Pope Francis, starting four packed days of events culminating in Easter, said on Thursday the church must always be a refuge for the poor, the homeless and the sick.
Francis, who since his election last year has urged priests to shun material comforts or the urge to climb clerical career ladders, led a solemn Holy Thursday service on the day that Christians commemorate the founding of the priesthood by Jesus.
In the grandeur of St Peter's Basilica, he celebrated a "Mass of the Chrism" during which he and priests renewed the vows they took on the day of their ordination and he blessed oils to be used in sacraments during the year.
At the mass, attended by some 10,000 people and accompanied by a pontifical choir, he delivered a sermon on the need for priests to live a simple, poor life.
He described the church as "a house with open doors, a refuge for sinners, a home for people living on the streets, a place of loving care for the sick, a camp for the young, a classroom."
Holy Thursday commemorates the day on which Catholics believe Jesus founded the priesthood, at the Last Supper with his apostles before he was betrayed and arrested on the night before his crucifixion.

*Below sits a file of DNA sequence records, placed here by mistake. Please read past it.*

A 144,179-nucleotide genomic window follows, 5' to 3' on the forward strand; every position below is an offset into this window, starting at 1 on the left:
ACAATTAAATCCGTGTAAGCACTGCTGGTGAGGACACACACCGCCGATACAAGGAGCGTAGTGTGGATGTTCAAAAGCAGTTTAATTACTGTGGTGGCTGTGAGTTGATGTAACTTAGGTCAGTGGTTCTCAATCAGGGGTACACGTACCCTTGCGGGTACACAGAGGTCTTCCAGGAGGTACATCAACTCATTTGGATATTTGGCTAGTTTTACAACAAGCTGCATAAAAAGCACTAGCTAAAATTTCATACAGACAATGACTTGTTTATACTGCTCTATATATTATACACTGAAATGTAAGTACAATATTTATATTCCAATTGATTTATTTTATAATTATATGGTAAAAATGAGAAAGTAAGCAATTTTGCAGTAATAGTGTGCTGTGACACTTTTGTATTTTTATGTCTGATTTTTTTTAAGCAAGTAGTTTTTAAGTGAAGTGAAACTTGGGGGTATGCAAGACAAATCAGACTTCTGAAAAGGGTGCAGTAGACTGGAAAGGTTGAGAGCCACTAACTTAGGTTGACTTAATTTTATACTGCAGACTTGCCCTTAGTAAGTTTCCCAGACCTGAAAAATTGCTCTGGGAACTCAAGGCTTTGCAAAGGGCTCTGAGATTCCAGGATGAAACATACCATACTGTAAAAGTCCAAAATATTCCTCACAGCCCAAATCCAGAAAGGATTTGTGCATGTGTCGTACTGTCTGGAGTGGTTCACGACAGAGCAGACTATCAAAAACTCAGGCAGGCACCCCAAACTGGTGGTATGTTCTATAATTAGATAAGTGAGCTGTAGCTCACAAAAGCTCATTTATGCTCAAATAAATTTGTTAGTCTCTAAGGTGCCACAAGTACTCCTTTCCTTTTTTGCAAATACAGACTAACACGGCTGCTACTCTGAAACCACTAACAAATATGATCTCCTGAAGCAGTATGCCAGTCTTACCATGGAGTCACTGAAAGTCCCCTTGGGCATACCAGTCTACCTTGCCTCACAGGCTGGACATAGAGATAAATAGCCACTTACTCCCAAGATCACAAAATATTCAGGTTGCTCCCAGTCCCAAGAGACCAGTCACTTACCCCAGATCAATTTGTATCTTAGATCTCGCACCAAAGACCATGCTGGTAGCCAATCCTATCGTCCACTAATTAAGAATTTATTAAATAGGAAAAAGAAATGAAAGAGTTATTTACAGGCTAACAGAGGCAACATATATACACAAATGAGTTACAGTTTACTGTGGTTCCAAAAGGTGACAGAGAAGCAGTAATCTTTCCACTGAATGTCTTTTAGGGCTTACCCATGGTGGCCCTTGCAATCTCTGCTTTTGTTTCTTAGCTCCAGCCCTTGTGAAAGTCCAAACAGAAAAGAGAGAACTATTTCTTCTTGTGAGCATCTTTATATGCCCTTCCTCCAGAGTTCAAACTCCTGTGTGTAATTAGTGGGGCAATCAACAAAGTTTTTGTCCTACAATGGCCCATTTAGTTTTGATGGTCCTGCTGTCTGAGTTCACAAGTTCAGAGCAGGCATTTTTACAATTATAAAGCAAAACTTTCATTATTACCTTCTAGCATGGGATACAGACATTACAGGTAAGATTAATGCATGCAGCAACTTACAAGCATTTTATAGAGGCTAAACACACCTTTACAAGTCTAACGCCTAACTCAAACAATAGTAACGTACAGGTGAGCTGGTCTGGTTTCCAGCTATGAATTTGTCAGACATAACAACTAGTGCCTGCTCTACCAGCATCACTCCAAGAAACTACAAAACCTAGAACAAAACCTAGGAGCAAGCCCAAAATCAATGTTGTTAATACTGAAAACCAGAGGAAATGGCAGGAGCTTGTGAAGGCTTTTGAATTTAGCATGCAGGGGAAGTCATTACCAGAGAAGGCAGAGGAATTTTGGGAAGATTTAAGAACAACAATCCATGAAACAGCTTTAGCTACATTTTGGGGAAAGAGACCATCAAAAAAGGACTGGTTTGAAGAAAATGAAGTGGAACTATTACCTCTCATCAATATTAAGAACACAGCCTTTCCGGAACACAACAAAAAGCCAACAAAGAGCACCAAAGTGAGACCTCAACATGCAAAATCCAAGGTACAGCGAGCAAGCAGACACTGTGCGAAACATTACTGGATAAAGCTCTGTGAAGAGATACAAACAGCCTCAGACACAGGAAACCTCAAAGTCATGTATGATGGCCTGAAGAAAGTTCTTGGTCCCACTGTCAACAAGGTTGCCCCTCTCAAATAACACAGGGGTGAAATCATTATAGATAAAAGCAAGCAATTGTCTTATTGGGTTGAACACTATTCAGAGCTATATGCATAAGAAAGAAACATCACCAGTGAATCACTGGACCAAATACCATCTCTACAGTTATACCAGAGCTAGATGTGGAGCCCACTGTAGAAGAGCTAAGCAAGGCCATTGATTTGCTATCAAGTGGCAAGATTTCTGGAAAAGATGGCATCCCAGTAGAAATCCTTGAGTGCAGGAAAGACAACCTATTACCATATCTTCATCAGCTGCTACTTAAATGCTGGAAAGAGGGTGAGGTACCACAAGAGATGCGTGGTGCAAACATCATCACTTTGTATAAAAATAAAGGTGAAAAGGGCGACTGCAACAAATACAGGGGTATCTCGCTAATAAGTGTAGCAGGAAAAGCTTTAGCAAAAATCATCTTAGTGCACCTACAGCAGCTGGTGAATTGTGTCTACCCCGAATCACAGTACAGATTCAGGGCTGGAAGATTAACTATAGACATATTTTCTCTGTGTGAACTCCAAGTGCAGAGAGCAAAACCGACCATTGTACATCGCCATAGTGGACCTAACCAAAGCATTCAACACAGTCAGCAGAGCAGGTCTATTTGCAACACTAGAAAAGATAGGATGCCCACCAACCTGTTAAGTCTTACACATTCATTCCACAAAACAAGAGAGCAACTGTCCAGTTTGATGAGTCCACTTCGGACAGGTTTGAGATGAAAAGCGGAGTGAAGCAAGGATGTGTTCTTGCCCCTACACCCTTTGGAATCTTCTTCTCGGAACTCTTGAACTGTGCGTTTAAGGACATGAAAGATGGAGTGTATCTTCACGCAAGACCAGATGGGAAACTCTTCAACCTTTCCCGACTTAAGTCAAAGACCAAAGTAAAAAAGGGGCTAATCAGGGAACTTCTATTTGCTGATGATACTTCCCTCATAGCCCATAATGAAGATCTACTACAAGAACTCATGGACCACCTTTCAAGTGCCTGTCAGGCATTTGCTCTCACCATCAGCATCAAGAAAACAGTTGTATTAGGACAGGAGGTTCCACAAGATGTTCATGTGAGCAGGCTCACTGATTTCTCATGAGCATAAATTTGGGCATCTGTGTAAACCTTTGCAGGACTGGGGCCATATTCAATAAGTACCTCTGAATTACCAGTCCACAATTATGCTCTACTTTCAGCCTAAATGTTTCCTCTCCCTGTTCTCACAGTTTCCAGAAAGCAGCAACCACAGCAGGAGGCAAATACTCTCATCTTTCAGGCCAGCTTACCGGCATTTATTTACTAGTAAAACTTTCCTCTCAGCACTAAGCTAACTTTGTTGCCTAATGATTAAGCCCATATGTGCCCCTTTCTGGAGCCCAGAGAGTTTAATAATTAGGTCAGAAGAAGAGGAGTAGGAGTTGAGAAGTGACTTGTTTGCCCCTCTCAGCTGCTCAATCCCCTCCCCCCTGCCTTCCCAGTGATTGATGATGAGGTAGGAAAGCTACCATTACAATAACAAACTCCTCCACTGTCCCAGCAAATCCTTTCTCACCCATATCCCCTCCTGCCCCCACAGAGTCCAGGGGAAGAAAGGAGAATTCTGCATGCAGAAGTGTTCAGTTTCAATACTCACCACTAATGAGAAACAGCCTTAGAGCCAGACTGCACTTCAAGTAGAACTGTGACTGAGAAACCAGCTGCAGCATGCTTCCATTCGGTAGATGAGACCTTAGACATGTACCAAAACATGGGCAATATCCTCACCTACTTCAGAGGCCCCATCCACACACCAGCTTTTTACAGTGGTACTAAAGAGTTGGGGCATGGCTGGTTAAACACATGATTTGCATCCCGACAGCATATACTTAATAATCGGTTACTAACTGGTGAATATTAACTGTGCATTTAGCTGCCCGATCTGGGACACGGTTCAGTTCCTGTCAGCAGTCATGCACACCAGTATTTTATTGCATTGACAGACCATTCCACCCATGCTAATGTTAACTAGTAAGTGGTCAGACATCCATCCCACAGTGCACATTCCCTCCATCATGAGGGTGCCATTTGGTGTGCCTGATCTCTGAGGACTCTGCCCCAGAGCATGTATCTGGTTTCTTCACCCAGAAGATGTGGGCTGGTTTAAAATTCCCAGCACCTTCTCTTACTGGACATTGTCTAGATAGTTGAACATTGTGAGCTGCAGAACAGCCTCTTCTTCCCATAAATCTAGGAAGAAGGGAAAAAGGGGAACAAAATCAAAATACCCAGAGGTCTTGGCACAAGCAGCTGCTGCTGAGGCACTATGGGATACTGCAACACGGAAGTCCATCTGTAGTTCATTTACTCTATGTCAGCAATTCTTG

Later on Thursday, Francis was to travel to a rehabilitation centre on Rome's outskirts for a service in which he was to wash and kiss the feet of 12 sick and disabled people, in commemoration of Jesus' gesture of humility towards his apostles on the night before he died.
The 12 range in age from 16 to 86 and include four women and a Muslim man.
Previous popes always held the ceremony in the Vatican or Rome's St. John's Basilica and only included 12 Catholic men, usually priests, at the service.
But Francis, continuing a tradition he started when he was archbishop of Buenos Aires, holds it in peripheral neighbourhoods with ordinary people.
Last year he held it in a juvenile jail and washed and kissed the feet of women and Muslim inmates.
On Good Friday and Holy Saturday Francis presides at three services leading up to Easter Sunday, when he delivers his "Urbi et Orbi" (to the city and the world) blessing and message.
On Sunday, April 27, Francis canonises Pope John Paul II, who reigned from 1978 to 2005, and Pope John XXIII, who was pontiff from 1958 to 1963 and called the Second Vatican Council, a landmark meeting that modernised the Church.